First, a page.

Bad Fathers are Bad for Children: A Summary of the Jaffee Study


This is a summary of the highlights of the Jaffee Study—for marital abuse victims who are weighing options: To stay or to divorce.


Bad fathers are bad for kids.

Good fathers are good for kids.


There is a belief that children need two married biological parents in the home to turn out well. And supporters of this belief may even say that children need a father—any father—in the home, meaning that any two-parent married home is always better than a single parent home.


But that’s not true. A lot depends on how emotionally healthy or destructive each parent is. A good father is wonderful for kids. But a bad father is not, in fact, he’s destructive.


Here’s a summary of the Jaffee study, which found the advantages of growing up in a two-parent family may be negated when one or both parents have a “history of antisocial behavior.”  In other words, bad fathers are bad for children. A bad father cancels the positive effect of a two-parent married family.


The Jaffee study found that when fathers engaged in high levels of antisocial behavior (see below for the list of examples), the more time they lived with their children, the more conduct problems their children had. Their children’s behavior problems were far worse than other kids’ of the same age.  (See graph below.)


In the study of 1,116 families with children who were twins, about 15% of the fathers had three of more of the antisocial traits listed below.


About 1 in 8 kids living with those antisocial fathers developed serious conduct disorders themselves. Some became predatory too (lying, cheating, physically attacking others, and/or using force to take things from other children). Fathers who had antisocial behavior and resided with their children predicted the kids’ chances of conduct disorders.


The character disorders of a destructive father might also contribute to such issues as poverty, child or wife abuse, drugs/alcohol use, and harsh discipline and coercion.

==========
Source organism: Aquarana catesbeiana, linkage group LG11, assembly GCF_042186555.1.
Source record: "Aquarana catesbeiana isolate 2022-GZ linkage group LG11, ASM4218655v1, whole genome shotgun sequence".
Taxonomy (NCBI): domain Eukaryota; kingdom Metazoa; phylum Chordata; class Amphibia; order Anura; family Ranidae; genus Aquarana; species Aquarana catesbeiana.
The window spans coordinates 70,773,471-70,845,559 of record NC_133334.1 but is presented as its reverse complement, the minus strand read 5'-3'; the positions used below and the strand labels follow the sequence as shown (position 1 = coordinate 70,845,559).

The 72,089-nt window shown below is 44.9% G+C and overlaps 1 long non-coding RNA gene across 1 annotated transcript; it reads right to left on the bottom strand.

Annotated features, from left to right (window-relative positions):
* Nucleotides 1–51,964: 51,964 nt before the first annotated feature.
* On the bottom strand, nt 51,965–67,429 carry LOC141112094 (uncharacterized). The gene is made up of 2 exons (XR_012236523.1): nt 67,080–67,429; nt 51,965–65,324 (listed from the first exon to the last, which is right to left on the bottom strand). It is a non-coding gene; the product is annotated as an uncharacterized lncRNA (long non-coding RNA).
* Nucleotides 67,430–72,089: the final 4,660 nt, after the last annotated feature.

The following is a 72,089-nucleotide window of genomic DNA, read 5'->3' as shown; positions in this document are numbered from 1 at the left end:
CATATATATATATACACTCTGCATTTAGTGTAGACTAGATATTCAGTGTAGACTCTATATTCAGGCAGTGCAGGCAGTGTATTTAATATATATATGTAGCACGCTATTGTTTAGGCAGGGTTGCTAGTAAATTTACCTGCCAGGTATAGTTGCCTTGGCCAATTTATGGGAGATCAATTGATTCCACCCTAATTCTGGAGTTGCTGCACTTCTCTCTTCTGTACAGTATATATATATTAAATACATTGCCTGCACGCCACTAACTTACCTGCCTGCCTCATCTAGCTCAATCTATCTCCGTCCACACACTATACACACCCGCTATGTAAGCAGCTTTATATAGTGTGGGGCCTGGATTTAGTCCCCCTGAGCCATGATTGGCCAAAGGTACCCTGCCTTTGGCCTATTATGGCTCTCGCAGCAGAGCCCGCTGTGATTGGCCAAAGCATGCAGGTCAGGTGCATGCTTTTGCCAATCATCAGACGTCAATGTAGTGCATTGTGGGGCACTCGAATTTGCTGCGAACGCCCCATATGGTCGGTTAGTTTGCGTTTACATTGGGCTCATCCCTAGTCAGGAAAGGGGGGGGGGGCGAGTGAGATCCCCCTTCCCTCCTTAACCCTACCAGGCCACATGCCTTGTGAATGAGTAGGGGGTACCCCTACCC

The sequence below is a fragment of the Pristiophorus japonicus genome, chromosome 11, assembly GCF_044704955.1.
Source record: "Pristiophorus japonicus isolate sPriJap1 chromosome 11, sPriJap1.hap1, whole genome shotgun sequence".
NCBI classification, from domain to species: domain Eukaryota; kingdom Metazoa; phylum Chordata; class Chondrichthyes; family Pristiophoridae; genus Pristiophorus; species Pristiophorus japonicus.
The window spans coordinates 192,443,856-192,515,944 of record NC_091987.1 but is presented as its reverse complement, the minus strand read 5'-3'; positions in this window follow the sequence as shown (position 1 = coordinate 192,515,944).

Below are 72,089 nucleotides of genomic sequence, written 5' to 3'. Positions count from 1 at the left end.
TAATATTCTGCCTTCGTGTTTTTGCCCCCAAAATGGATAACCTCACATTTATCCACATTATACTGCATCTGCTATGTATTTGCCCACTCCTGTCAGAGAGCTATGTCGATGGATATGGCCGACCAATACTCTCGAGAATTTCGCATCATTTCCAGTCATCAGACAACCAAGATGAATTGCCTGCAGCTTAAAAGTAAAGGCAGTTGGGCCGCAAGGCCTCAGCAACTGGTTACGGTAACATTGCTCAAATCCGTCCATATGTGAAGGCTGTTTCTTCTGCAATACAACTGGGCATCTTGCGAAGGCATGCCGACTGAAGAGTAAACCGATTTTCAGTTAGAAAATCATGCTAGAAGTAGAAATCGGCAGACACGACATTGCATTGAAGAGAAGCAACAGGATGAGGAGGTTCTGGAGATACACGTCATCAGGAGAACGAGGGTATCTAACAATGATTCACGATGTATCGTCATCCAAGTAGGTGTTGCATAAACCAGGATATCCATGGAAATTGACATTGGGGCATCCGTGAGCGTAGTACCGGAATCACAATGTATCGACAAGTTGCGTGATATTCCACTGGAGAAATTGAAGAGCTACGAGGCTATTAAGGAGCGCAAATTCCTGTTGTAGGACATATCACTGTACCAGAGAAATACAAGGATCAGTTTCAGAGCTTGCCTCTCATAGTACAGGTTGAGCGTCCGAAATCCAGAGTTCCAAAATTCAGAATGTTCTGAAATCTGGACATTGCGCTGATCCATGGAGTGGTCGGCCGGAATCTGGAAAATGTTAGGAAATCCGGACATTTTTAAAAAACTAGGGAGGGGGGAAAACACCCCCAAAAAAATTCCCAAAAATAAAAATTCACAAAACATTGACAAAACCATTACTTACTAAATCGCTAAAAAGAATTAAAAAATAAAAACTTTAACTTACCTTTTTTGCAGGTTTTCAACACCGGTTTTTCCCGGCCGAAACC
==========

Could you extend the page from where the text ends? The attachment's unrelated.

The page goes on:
If the father did not have any antisocial traits, then the likelihood of having a child with serious conduct orders was only about 1 in 33 kids.  In fact, the more time that good fathers resided with their children, the lower the likelihood of conduct disorders.


(Antisocial mothers were found to be a problem too, but that wasn’t the focus of the Jaffee 2003 study.)


What character issues did these antisocial fathers have? (They had at least 3 of these to be considered “antisocial” for the purpose of the study.)

(1) Failed to conform to societal norms: example, engaged in criminal behavior or ever been in jail or prison.
(2) Deceitful: example, lies to partner; tells lies to others and tricks people into giving him things or doing what he wants.
(3) Impulsive or acts without thinking.
(4) Irritable or aggressive: example, gets into many fights.
(5) Reckless disregard for safety of self or others: examples, risky behavior or drug/alcohol use that has caused injuries, accidents, and health problems.
(6) Consistently irresponsible: example, fails to pay debts or meet other financial responsibility.
(7) Lack of remorse: example, doesn’t seem to feel guilt for misbehavior.


Researchers found that having married parents didn’t solve the problem of the children's antisocial behavior. Merely having two married parents isn’t protective when the father is destructive. And merely getting married doesn't improve antisocial men's behavior.


The graph below shows that when children resided with an antisocial father full time, they were more likely to be diagnosed with conduct disorders themselves. The less time the children spent residing with their father (for example, half of the time), the less likely they were to be diagnosed with conduct disorders.

Jaffee Antisocial fathers graph2


Jaffee, Moffat, Caspi, Taylor, "Life with (Or without) Father: The Benefits of Living with Two Biological Parents Depend on the Father's Antisocial Behavior," Child Development, Vol. 74, No. 1 (Jan. - Feb., 2003), pp. 109-126   (LINK)

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